"si hortum in bibliotheca habes, deerit nihil"

— M. Tullius Cicero

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Library

The INSTITUTE FOR PERSONAL HISTORY (IPG) possesses a specialised library and a number of special collections for the performance of its academic activities and the appropriate performance of its services. The library has been allocated the international standard identifier ISIL number DE-1970, Bensheim and is a reference library. The library currently encompasses approx. 65,000 volumes (printed works; status: 31.12.2016), 45 manuscripts from the early modern period, mainly armorials and family registers and a number of manuscript fragments detached from historical bound volumes. In conformity with the research focuses of the institute, the library is continually being augmented with real books and digitalised versions of books and periodicals. The acquisition of antiquarian works and the most recent research literature on the topics of historical individuals and groups and genealogy are collected for this purpose.
  Visitors to the institute can consult works from the reference library in the reading room to support their individual research projects. The reference library consists of reference books, dictionaries and comprehensive volumes on general historical scholarship and auxiliary historical fields. All works not available in the reference library in the reading room and collections kept in storage areas can be ordered from the librarian and will be brought to the user at his or her workplace. All works in the institute collections are recorded in the OPAC-enabled catalogue data bank. The institute owes the core of its historical library collection to a donation by the collector Niklas Freiherr von Schrenck und Notzing encompassing around 2 000 printed works dating between the 16th and 18th centuries and almost 3 000 historical house, court and state almanacs compiled during the early modern period across Europe. This includes documents from major provenances originating from collections in ruling houses, numerous royal and noble families and monastery, collegiate and scholars’ libraries. This stock segment of ancient volumes brings together essential source editions and core texts of early modern historiographies, genealogies and legal history and is complemented by the comprehensive collection of historical almanacs which constitute a central historical source genre enabling personalised research into the historical ruling classes of the ancien regime and European monarchies of the 19th and early 20th centuries. Visitors to the institute have access to medieval research literature with a prosopographical-genialogical focus through the acquisition of the academic library of Armin Wolf (formerly Max Planck Institute for European Legal History, Frankfurt am Main), including an extensive collection of more compact special editions. The donation of the academic library owned by the mediaevalist Karl Schmid (1923-1993), formerly based in the universities of Münster and Freiburg, has also made accessible a significant collection of source and reference volumes. A different emphasis focusing chiefly on art history and national history has been provided by the donation of the library belonging to Wolfgang Vollrath, formerly an executive board member of the Villa Hügel (e. V.) in Essen, who curated cultural-historical exhibitions for many decades. The library is further augmented by a number of special collections such as its substantial Judaica segment and the Academics department which is devoted to the history of individual population groups. The IPG library collection is not limited to monographies, collected works and separate editions (including grey literature), but also contains academic periodicals and series from fields such as general history, national history and genealogy, including around 350 family association periodicals. While the collection of periodicals is almost exclusively devoted to historical German-speaking areas, the majority of other library departments permit an insight into European history in its entirety from medieval times up to the contemporary period, for example aristocratic, military, economic and social history.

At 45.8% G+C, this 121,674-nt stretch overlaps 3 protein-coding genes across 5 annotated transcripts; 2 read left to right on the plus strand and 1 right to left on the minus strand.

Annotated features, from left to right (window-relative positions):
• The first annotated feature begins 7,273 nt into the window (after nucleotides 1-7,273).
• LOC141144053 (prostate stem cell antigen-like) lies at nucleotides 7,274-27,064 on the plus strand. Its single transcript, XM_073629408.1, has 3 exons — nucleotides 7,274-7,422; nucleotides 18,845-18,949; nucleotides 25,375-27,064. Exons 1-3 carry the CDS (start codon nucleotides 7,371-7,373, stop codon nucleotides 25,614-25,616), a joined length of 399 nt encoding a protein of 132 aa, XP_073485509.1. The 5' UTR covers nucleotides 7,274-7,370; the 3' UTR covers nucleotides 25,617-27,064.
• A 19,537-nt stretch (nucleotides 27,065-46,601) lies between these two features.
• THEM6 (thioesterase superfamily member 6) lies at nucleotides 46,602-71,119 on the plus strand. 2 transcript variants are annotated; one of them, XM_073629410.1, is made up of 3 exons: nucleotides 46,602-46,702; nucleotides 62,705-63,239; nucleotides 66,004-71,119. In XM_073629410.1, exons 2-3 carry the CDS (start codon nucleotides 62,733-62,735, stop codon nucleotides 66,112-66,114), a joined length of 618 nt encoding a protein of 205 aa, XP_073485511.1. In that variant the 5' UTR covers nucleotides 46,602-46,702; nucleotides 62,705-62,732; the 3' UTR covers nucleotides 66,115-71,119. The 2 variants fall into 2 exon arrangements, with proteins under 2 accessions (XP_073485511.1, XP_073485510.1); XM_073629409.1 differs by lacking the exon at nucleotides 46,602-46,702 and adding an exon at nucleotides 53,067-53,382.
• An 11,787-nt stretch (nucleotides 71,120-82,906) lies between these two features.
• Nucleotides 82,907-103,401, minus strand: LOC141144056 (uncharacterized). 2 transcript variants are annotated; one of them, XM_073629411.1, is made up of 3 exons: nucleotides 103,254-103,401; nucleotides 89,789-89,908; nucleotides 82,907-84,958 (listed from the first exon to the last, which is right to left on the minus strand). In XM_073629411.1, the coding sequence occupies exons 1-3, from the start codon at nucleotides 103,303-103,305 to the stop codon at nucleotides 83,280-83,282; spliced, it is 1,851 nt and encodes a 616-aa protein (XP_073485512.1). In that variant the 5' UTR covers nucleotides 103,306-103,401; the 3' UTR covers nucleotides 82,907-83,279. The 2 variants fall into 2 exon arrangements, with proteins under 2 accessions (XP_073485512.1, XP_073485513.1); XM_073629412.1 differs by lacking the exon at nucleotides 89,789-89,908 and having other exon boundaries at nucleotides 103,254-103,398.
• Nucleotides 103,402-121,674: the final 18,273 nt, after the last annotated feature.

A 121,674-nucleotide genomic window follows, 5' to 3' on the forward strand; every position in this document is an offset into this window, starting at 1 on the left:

Opening hours

  • Tuesdaysbetween 8am–4pm
  • andby arrangement

Contact partners / Reading room and reception of guests

A bookbinding workshop is affiliated to the library. In 2008, the Foundation for Personal History was able to take over the bookbinding firm Berlich in Heidelberg as a facility of the Institute of Personal History. Since then, a small institute team has been occupied with the restoration of leather bindings, the binding of periodicals and multiple volume works and the repair of much used and damaged copies.